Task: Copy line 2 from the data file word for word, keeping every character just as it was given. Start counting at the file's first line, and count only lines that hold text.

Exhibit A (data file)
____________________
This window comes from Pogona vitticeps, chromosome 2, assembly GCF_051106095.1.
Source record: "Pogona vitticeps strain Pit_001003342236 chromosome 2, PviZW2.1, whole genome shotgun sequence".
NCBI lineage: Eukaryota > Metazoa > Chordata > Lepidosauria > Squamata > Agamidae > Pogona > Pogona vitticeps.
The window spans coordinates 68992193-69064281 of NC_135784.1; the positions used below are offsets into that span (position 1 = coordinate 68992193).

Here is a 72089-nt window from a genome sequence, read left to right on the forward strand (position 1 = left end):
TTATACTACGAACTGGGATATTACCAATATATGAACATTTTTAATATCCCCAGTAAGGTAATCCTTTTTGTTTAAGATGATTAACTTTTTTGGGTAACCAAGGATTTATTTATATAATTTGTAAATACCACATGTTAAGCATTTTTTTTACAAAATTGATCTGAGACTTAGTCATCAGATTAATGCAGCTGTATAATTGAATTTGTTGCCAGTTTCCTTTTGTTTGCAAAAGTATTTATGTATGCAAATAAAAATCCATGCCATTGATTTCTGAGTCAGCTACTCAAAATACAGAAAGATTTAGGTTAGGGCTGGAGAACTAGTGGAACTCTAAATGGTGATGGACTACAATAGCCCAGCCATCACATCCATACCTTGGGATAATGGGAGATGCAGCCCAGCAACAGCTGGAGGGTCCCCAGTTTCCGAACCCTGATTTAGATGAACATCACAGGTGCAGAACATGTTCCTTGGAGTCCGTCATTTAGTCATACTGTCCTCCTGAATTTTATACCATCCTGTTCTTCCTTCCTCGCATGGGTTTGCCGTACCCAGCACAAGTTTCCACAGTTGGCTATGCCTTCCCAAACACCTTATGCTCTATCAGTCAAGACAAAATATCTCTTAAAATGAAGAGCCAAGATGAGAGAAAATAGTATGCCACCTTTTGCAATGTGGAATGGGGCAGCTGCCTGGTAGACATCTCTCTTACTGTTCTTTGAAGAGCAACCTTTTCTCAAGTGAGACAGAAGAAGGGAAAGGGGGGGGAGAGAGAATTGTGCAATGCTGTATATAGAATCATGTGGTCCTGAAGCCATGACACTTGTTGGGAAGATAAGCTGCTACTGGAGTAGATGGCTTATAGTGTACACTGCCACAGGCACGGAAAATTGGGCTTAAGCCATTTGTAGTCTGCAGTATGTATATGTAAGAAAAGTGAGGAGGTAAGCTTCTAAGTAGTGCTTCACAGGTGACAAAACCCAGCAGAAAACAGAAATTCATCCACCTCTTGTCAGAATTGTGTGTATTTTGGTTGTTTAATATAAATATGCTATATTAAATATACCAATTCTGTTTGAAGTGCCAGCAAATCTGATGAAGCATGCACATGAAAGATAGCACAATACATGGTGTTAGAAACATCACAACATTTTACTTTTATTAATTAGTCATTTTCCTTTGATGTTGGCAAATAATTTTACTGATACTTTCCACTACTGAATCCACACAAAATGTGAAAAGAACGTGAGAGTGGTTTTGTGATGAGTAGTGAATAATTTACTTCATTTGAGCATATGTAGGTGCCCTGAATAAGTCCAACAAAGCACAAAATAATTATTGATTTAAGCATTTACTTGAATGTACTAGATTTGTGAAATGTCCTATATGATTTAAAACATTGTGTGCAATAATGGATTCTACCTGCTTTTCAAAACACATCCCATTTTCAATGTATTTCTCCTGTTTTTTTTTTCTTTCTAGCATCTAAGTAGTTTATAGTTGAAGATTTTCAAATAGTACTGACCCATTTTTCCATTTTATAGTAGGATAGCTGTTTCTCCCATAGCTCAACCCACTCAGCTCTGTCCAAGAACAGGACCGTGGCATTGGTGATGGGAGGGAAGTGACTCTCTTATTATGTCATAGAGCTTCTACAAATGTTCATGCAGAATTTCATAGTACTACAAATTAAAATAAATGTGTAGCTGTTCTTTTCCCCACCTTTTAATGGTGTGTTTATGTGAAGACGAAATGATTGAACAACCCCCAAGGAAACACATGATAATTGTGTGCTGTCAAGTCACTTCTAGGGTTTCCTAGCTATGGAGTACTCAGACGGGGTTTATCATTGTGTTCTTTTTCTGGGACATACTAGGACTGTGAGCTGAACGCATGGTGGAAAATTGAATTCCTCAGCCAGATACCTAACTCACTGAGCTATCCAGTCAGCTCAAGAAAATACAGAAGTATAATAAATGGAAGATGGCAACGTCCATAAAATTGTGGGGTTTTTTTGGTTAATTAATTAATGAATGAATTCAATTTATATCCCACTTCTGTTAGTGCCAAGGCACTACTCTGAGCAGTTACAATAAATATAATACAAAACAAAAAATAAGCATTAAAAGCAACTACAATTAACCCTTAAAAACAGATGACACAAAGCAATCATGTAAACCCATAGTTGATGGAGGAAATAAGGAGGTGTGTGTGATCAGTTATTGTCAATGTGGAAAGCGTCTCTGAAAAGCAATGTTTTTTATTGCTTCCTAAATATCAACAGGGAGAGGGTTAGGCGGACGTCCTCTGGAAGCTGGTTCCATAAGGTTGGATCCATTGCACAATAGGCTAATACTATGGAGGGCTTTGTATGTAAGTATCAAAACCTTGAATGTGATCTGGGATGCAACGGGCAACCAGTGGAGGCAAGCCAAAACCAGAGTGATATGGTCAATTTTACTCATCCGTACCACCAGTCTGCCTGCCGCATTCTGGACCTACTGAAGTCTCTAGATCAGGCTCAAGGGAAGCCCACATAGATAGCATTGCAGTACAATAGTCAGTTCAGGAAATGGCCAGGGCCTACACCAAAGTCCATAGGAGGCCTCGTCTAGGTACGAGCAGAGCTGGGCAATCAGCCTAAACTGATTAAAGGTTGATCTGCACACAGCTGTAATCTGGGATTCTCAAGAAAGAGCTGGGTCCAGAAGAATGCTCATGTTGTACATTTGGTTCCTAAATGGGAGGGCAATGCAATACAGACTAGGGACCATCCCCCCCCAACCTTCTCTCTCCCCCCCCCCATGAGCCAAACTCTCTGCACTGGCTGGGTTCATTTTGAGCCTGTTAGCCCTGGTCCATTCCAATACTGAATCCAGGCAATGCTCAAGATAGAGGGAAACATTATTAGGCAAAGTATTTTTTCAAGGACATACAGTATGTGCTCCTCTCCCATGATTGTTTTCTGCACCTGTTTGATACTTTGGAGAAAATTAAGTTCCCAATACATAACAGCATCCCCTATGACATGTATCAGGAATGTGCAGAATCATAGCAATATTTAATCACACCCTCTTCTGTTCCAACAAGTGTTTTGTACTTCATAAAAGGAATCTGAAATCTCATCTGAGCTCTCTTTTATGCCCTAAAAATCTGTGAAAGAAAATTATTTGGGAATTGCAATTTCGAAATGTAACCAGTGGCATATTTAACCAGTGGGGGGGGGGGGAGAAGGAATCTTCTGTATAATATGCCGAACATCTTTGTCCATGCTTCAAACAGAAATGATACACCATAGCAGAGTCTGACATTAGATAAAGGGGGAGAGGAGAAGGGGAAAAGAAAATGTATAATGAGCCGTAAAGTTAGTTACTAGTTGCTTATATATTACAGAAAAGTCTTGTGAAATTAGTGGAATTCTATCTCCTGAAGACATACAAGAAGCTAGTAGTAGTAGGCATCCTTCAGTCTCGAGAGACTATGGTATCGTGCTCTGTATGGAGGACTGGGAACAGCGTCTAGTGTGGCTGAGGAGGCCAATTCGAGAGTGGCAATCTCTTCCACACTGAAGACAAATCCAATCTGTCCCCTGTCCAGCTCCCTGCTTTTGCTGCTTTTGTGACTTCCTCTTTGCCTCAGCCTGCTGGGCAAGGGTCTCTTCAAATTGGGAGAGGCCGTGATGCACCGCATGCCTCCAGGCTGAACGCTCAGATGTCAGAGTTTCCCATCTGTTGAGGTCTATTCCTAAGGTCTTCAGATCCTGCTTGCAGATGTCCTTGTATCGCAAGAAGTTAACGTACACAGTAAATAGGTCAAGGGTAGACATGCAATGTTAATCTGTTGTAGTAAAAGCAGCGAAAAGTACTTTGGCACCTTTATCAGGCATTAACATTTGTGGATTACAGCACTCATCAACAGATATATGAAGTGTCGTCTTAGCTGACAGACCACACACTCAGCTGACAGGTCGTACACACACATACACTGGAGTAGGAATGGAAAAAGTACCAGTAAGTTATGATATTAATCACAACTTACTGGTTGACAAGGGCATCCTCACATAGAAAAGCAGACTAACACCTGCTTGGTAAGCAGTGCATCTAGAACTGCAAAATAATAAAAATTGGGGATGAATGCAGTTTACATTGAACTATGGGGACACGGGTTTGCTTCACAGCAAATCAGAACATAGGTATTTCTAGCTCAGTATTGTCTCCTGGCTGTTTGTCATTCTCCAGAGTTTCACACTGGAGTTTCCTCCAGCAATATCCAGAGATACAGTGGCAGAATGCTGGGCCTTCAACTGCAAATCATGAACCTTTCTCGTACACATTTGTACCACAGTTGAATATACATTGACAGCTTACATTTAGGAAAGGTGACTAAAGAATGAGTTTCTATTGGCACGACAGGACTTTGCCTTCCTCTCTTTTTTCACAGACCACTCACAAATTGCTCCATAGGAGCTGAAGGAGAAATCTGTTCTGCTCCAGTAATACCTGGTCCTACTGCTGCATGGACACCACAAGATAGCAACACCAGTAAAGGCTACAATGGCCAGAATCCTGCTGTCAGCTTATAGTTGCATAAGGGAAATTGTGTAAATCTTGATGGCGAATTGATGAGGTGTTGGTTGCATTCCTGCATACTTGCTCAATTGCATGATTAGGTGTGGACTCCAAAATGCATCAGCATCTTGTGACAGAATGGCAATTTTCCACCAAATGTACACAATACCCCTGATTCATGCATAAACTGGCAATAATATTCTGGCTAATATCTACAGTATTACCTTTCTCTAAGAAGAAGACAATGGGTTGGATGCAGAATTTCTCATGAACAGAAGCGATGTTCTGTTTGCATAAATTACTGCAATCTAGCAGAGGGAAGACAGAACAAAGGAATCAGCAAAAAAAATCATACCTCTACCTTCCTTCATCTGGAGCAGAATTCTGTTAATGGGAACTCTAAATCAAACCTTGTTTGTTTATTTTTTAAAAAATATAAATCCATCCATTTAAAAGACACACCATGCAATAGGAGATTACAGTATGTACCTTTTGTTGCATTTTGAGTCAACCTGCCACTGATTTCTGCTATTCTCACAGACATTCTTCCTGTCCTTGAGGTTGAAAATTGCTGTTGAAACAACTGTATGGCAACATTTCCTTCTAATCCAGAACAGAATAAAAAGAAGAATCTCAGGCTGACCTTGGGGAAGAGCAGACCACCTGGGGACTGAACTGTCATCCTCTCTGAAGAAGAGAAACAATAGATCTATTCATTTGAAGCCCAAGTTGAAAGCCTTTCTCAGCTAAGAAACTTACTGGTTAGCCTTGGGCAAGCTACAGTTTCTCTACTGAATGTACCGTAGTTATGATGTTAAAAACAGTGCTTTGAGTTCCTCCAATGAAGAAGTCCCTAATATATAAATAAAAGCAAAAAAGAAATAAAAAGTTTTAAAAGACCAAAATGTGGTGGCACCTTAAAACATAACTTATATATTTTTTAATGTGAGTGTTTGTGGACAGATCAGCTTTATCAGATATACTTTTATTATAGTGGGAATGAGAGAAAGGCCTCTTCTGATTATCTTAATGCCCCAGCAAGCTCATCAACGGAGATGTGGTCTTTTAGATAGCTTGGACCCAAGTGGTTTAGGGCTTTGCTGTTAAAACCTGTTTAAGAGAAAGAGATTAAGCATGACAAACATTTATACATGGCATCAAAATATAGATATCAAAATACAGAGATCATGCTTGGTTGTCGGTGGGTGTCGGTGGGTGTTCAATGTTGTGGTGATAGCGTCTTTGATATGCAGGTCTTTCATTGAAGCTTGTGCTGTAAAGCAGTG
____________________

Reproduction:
Source record: "Pogona vitticeps strain Pit_001003342236 chromosome 2, PviZW2.1, whole genome shotgun sequence".